Marine Plaza, an elaborate horticultural garden, extended the length of Municipal Stadium. Ten gardens symbolized Cleveland’s garden history. They ranged from simple garden plots through the elaborate gardens of the 1890s, War gardens with potatoes supplanting flowers, and the newest developments in gardening. At the head of the garden was a three-story Horticultural Building resembling the streamlined forward deck of an ocean liner. From the decks of the building, visitors could see a quarter-million square feet of hillside rock gardens, waterfalls, rare plants, a giant fountain, and reflecting pools along the Lake Erie shore. High diving experts, nationally famous swimmers, and American Olympians perform regular demonstrations.
The second Expo year, the Marine Plaza was replaced by Billy Rose's Aquacade - a music, dance, and swimming show starring Eleanor Holm, American competition swimmer and Olympic gold medalist, and Johnny Weissmuller, who had become famous playing Tarzan in movies. The Aquacade was so popular that it went to the 1939 - 1940 New York World's Fair.
A luxurious nightclub, Showboat, floated at anchor, and orchestras provided dance music while waiters in marine costumes served the best foods and drinks. Admiral Byrd's "South Pole ship" from his first expedition to the Antarctic, The City of New York, was tied to the dock. The decommissioned submarine S-49 was moored in the Coast Guard harbor opposite the Midway, near the Globe Theater.
Streets of the World and Amusement Area
For an additional charge, most visitors headed for the "Streets of the World" exhibit and the amusement area, stretching from East 9th to East 20th. The goal was to expose visitors to the traditional architecture, sights, sounds, and tastes of more than 30 countries. Passing through a re-created medieval castle that served as an entrance to Streets of the World, visitors could visit 150 buildings spread out over 10 acres. Exposition workers wearing clothing native to each country helped complete the experience.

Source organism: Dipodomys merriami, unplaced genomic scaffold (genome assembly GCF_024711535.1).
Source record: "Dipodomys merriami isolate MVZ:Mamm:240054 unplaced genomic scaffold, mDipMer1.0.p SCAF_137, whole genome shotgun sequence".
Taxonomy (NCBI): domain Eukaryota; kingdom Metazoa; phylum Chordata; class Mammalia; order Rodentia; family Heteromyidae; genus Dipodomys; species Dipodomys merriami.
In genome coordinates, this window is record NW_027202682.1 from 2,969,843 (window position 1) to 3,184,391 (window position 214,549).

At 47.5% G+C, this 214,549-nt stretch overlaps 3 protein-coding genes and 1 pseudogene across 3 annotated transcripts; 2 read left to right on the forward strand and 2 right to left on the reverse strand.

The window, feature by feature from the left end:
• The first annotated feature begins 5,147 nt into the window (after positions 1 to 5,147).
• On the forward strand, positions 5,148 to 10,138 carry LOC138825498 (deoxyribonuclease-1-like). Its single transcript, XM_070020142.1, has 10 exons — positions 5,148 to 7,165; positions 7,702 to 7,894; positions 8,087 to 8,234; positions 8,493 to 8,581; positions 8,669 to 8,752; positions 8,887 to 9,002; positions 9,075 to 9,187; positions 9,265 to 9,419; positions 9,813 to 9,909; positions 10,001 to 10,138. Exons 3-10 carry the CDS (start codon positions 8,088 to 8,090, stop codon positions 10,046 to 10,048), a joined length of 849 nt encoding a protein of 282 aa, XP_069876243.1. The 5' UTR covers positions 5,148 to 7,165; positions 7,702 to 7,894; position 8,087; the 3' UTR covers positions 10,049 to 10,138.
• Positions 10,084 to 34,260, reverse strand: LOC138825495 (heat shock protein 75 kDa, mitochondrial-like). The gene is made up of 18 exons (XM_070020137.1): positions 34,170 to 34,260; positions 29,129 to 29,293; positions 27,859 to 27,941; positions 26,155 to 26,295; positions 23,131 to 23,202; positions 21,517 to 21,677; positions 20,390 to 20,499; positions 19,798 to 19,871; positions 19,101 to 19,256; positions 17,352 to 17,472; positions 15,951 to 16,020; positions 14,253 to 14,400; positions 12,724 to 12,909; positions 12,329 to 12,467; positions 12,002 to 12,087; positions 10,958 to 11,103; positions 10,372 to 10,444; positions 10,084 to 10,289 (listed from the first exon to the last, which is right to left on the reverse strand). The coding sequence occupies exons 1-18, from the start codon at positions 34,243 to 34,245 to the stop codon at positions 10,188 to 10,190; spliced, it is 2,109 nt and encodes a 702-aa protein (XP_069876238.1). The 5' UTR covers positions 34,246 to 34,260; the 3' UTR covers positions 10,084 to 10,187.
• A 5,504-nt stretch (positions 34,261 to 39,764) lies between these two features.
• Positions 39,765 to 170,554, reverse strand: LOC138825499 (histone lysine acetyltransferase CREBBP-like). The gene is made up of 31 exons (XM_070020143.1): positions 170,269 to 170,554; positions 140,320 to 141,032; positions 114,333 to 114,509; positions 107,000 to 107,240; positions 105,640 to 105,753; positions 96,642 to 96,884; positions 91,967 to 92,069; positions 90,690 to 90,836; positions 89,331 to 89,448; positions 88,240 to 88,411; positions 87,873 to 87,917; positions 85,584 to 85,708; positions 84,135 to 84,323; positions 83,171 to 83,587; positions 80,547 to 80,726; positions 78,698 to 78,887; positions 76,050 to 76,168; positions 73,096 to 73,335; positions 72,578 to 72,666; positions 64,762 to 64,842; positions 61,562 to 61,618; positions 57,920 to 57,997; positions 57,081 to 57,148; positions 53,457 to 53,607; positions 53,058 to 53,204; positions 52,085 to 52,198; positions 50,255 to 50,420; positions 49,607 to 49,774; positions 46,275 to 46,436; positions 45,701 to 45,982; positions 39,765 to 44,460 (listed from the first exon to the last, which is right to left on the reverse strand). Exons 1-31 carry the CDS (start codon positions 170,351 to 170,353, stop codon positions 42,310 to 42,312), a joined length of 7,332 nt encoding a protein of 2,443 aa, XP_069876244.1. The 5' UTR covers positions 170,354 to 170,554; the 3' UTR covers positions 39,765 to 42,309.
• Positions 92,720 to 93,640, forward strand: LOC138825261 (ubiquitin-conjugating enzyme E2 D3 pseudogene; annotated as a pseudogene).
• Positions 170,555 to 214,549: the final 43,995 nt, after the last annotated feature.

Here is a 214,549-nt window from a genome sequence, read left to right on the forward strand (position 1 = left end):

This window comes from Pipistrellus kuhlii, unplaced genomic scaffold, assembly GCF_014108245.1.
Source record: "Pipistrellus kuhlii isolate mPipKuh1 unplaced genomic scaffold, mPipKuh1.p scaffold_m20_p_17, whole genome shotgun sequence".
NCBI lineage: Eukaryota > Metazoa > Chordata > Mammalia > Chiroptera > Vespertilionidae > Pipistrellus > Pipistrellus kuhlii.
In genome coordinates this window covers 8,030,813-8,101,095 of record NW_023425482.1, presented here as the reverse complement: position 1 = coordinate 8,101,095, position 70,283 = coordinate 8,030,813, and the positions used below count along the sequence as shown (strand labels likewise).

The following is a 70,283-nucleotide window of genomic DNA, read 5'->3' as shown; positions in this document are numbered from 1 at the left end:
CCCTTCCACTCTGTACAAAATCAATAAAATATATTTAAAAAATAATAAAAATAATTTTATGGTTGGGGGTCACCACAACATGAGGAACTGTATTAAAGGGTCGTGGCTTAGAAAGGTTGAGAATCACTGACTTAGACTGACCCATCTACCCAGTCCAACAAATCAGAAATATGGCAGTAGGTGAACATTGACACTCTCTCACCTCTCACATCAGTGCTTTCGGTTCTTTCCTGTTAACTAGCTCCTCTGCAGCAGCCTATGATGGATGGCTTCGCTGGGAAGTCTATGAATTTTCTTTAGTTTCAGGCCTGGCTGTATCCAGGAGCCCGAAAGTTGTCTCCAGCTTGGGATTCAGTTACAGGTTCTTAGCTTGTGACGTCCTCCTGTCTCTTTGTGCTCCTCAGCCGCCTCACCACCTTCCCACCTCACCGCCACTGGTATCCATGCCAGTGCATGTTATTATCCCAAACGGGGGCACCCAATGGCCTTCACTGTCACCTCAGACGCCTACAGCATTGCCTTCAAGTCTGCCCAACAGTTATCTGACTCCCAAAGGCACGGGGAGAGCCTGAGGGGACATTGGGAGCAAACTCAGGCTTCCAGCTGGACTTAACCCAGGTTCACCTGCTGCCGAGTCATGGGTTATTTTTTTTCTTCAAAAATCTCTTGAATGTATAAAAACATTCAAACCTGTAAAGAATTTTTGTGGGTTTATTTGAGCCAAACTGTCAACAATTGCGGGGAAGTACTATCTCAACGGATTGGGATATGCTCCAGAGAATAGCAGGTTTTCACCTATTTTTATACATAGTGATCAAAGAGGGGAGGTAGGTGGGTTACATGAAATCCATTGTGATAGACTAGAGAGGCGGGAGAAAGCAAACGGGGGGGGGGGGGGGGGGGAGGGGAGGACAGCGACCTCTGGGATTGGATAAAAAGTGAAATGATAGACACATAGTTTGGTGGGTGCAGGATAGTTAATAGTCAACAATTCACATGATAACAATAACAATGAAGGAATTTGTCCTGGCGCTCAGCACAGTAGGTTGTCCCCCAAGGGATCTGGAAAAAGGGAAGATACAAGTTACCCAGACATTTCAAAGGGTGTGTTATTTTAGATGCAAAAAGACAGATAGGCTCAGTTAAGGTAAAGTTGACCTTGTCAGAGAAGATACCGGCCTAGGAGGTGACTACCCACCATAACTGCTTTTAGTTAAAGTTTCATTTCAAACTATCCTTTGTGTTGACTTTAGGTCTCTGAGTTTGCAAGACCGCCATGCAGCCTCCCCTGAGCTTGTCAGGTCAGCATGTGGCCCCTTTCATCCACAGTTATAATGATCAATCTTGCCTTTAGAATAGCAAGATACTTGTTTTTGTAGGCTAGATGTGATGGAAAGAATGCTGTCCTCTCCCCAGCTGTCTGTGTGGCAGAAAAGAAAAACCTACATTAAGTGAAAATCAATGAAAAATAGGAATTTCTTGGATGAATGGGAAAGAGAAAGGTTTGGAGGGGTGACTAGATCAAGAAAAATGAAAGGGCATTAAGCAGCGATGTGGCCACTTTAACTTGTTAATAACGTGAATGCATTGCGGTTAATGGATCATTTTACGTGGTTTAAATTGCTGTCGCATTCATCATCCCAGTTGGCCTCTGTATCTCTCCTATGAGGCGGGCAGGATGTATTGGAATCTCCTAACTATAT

The amusement area included a midway with rides and sideshows, an art gallery, and a Marine Theater. Visitors could listen to polka bands at the German Alpine Village, eat fried chicken at “Mammy’s Cabin,” or watch a Shakespearian Play in a replica of the Globe Theatre in London.
The unique attractions in the midway included the Custer Car Speedway; rickshaw rides; a Venetian boat swing; The World a Million Years Ago exhibit; Sportsman Paradise where you could fish for your dinner (cash prizes for catching a wall-eyed pike); Monkey Land; Television (where you could have a talking reproduction made of yourself); Maple Sugar Camp; Lion Motordrome (live lions perform while motorcycle riders speed along the walls and daredevil stunts); a snake show, the Four Lorenzos high wire act, and a Ripley's Believe it or Not Odditorium where oddities were displayed and sold. The Goodyear Tire and Rubber Company provided blimp rides for visitors at the cost of $3.
The Exposition also included exhibits that would be considered offensive by modern standards, including 260-pound ballerinas, a midget circus, and nude can-can dancers (who were banned the second year).
The Expo was "a gorgeous fantasy of illumination in the evening." The November 1936 issue of The Ohio State Engineer noted there was a greater intensity of light per acre at the Great Lakes Expo than any exposition in American history. Cleveland, after all, was the center of the U.S. lighting industry, both in research and practice with NELA PARK research laboratories and the National Electric Light Association.
Initially planned for just one year, the organizers extended the Exposition into a second year, something that an official World’s Fair couldn’t do. Official World’s Fairs can last no longer than six months.
By the time the second season came to an end on September 15, 1937, nearly $70 million (the equivalent of $130 million in 2021 dollars) had been spent by approximately 7 million Exposition visitors over the two years. As the Expo was intended to further lakefront development, the Hall of Progress, the Varied Industries Building and the Horticultural Building were left in place, but that didn’t last for long. Eventually, all that remained were the Donald Gray Gardens just north of Municipal Stadium. The gardens were razed in 1999 to build the new Browns Stadium. In 2022, the vast area of what was the Exposition was home to the GREAT LAKES SCIENCE CENTER, First Energy Stadium, and the ROCK AND ROLL HALL OF FAME.
Vacha, John. Meet Me on Lake Erie Dearie!: Cleveland's Great Lakes Exposition. Kent State University Press, 2011